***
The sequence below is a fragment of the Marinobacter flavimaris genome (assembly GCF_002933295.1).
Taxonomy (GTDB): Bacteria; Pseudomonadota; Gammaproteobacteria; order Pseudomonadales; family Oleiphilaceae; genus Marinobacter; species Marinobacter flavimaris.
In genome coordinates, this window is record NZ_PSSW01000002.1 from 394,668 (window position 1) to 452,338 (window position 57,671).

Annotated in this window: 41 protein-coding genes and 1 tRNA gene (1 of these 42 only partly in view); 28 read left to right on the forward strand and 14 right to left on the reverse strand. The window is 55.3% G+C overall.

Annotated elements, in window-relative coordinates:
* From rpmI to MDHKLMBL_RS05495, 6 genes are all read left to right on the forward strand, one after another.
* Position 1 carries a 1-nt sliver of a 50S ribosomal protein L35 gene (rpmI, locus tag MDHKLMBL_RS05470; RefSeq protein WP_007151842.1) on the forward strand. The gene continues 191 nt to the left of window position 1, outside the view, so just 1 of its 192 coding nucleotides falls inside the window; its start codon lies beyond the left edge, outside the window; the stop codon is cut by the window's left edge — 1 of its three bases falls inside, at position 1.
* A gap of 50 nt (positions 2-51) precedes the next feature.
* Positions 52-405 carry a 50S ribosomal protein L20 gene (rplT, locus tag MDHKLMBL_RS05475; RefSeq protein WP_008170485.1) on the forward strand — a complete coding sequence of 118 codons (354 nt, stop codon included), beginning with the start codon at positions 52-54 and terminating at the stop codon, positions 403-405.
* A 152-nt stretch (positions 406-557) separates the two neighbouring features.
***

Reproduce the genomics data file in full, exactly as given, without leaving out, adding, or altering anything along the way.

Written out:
The sequence below is a fragment of the Marinobacter flavimaris genome (assembly GCF_002933295.1).
Taxonomy (GTDB): Bacteria; Pseudomonadota; Gammaproteobacteria; order Pseudomonadales; family Oleiphilaceae; genus Marinobacter; species Marinobacter flavimaris.
In genome coordinates, this window is record NZ_PSSW01000002.1 from 394,668 (window position 1) to 452,338 (window position 57,671).

Annotated in this window: 41 protein-coding genes and 1 tRNA gene (1 of these 42 only partly in view); 28 read left to right on the forward strand and 14 right to left on the reverse strand. The window is 55.3% G+C overall.

Annotated elements, in window-relative coordinates:
* From rpmI to MDHKLMBL_RS05495, 6 genes are all read left to right on the forward strand, one after another.
* Position 1 carries a 1-nt sliver of a 50S ribosomal protein L35 gene (rpmI, locus tag MDHKLMBL_RS05470; RefSeq protein WP_007151842.1) on the forward strand. The gene continues 191 nt to the left of window position 1, outside the view, so just 1 of its 192 coding nucleotides falls inside the window; its start codon lies beyond the left edge, outside the window; the stop codon is cut by the window's left edge — 1 of its three bases falls inside, at position 1.
* A gap of 50 nt (positions 2-51) precedes the next feature.
* Positions 52-405 carry a 50S ribosomal protein L20 gene (rplT, locus tag MDHKLMBL_RS05475; RefSeq protein WP_008170485.1) on the forward strand — a complete coding sequence of 118 codons (354 nt, stop codon included), beginning with the start codon at positions 52-54 and terminating at the stop codon, positions 403-405.
* A 152-nt stretch (positions 406-557) separates the two neighbouring features.